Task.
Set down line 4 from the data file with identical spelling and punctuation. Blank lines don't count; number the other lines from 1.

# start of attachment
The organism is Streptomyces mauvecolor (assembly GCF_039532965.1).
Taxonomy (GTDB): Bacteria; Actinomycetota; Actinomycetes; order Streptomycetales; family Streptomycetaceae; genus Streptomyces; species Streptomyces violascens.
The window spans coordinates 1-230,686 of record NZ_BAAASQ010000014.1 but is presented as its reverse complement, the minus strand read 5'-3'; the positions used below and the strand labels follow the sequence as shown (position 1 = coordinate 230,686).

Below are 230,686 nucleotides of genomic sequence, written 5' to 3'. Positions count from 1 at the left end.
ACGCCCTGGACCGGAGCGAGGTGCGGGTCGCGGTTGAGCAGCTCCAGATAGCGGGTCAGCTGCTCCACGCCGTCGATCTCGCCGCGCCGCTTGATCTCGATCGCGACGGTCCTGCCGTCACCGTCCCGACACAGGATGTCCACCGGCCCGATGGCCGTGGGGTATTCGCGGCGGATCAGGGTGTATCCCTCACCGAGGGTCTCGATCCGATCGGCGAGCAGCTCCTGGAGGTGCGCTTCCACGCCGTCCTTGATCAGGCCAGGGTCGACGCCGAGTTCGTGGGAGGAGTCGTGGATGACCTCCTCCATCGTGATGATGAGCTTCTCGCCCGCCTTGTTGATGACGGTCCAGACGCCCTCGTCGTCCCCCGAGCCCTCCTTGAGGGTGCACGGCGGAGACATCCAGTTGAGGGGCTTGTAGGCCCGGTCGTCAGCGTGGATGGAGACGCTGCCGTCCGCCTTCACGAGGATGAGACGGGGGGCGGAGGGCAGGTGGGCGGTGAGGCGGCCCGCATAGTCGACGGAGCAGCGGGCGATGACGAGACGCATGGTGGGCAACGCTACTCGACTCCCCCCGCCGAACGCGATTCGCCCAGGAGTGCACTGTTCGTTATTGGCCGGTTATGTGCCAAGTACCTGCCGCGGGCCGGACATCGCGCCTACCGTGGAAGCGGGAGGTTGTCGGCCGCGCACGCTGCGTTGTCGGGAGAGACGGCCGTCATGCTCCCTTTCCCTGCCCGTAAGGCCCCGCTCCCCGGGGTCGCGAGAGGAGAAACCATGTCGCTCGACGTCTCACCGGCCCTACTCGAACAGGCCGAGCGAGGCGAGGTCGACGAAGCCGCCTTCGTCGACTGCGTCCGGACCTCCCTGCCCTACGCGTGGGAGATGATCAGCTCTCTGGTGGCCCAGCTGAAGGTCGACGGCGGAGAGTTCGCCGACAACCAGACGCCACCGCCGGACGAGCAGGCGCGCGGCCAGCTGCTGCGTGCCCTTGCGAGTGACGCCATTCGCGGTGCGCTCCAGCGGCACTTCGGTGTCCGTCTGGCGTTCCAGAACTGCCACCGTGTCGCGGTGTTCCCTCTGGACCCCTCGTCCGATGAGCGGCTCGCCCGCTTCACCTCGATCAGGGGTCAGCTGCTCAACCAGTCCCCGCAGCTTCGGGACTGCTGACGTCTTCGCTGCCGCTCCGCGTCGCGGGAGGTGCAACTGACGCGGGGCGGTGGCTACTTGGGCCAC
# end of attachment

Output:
Below are 230,686 nucleotides of genomic sequence, written 5' to 3'. Positions count from 1 at the left end.